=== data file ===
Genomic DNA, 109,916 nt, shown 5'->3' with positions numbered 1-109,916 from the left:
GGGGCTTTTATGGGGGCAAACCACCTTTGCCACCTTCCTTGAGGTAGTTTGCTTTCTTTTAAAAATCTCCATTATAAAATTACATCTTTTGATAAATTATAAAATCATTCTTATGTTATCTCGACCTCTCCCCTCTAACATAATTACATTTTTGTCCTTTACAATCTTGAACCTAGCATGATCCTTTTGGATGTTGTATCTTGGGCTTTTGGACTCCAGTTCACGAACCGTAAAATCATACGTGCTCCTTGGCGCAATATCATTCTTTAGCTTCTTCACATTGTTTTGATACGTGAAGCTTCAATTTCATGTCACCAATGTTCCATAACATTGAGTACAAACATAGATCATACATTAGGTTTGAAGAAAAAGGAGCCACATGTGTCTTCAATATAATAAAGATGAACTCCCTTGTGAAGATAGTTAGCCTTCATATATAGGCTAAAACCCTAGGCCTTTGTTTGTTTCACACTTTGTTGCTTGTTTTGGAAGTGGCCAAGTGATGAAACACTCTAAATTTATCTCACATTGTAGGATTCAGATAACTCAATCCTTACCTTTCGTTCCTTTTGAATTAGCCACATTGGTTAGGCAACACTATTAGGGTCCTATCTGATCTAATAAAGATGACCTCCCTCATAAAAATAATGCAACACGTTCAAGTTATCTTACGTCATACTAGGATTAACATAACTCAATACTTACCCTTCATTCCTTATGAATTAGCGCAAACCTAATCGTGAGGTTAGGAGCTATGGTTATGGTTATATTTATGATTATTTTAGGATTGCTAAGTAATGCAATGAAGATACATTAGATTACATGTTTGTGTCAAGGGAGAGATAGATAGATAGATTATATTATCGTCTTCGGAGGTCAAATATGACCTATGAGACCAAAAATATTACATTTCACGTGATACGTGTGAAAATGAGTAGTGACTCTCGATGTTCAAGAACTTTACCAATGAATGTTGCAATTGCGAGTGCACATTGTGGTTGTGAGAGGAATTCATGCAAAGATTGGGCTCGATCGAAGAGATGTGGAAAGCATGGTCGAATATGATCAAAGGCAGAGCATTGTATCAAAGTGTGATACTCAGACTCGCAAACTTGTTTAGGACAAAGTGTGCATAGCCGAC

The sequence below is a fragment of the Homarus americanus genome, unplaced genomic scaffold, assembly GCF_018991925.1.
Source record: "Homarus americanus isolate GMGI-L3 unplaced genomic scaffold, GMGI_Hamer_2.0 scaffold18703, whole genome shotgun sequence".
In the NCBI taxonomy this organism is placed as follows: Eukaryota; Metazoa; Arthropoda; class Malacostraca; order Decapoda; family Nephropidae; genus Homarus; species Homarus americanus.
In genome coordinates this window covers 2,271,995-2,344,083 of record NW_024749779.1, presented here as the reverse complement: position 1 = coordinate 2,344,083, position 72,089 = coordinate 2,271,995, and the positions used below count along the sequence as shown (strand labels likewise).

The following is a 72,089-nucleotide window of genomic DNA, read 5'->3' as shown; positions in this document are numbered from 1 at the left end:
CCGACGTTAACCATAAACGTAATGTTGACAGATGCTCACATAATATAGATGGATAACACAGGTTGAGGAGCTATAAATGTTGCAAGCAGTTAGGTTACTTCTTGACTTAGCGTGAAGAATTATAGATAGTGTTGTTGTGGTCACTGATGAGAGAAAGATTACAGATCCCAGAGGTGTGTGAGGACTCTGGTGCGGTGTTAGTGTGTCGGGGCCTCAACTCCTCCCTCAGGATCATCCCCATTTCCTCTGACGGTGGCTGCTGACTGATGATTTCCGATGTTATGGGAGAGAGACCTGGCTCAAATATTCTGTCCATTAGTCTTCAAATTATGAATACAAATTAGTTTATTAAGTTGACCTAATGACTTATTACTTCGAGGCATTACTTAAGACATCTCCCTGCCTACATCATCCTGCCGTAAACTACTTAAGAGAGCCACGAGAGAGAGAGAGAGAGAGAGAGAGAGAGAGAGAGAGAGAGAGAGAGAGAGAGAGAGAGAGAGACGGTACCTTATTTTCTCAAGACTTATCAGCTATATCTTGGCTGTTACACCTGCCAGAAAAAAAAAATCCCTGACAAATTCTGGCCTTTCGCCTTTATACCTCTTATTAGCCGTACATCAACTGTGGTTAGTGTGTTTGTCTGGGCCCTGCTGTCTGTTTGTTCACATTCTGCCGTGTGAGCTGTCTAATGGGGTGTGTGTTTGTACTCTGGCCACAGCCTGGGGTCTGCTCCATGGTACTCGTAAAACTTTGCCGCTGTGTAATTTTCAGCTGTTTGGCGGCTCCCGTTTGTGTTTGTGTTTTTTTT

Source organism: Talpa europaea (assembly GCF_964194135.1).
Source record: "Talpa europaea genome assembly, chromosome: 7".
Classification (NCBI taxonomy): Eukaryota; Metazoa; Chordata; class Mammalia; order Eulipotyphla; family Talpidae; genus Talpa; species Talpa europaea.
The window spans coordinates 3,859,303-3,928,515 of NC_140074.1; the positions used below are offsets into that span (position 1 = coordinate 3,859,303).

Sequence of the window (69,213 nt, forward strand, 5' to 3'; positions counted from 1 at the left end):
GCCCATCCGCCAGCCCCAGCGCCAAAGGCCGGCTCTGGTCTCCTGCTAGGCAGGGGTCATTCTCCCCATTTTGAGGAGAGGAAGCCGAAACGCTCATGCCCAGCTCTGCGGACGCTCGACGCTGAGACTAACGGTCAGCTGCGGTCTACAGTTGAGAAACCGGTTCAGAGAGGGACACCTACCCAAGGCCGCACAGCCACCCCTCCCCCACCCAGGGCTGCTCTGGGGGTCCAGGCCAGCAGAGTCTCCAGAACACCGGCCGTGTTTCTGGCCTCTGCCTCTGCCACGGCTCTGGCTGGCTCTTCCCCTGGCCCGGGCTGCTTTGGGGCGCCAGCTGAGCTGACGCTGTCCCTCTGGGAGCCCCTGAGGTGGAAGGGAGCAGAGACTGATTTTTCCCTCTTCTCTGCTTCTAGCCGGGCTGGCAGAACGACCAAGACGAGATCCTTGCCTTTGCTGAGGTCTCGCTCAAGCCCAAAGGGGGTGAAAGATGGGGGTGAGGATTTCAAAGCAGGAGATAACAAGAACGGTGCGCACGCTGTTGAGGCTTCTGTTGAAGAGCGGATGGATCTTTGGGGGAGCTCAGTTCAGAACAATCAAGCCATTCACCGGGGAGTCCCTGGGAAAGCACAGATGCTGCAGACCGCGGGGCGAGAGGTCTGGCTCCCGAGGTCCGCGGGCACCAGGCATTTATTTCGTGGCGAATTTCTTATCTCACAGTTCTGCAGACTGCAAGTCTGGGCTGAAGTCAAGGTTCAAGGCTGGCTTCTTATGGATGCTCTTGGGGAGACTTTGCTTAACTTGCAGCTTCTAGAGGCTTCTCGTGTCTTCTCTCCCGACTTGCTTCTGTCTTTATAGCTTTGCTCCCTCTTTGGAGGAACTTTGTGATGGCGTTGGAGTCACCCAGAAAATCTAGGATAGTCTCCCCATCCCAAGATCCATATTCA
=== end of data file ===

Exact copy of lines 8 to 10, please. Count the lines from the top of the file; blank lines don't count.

CCGACGTTAACCATAAACGTAATGTTGACAGATGCTCACATAATATAGATGGATAACACAGGTTGAGGAGCTATAAATGTTGCAAGCAGTTAGGTTACTTCTTGACTTAGCGTGAAGAATTATAGATAGTGTTGTTGTGGTCACTGATGAGAGAAAGATTACAGATCCCAGAGGTGTGTGAGGACTCTGGTGCGGTGTTAGTGTGTCGGGGCCTCAACTCCTCCCTCAGGATCATCCCCATTTCCTCTGACGGTGGCTGCTGACTGATGATTTCCGATGTTATGGGAGAGAGACCTGGCTCAAATATTCTGTCCATTAGTCTTCAAATTATGAATACAAATTAGTTTATTAAGTTGACCTAATGACTTATTACTTCGAGGCATTACTTAAGACATCTCCCTGCCTACATCATCCTGCCGTAAACTACTTAAGAGAGCCACGAGAGAGAGAGAGAGAGAGAGAGAGAGAGAGAGAGAGAGAGAGAGAGAGAGAGAGAGAGAGAGACGGTACCTTATTTTCTCAAGACTTATCAGCTATATCTTGGCTGTTACACCTGCCAGAAAAAAAAAATCCCTGACAAATTCTGGCCTTTCGCCTTTATACCTCTTATTAGCCGTACATCAACTGTGGTTAGTGTGTTTGTCTGGGCCCTGCTGTCTGTTTGTTCACATTCTGCCGTGTGAGCTGTCTAATGGGGTGTGTGTTTGTACTCTGGCCACAGCCTGGGGTCTGCTCCATGGTACTCGTAAAACTTTGCCGCTGTGTAATTTTCAGCTGTTTGGCGGCTCCCGTTTGTGTTTGTGTTTTTTTT

Source organism: Talpa europaea (assembly GCF_964194135.1).
Source record: "Talpa europaea genome assembly, chromosome: 7".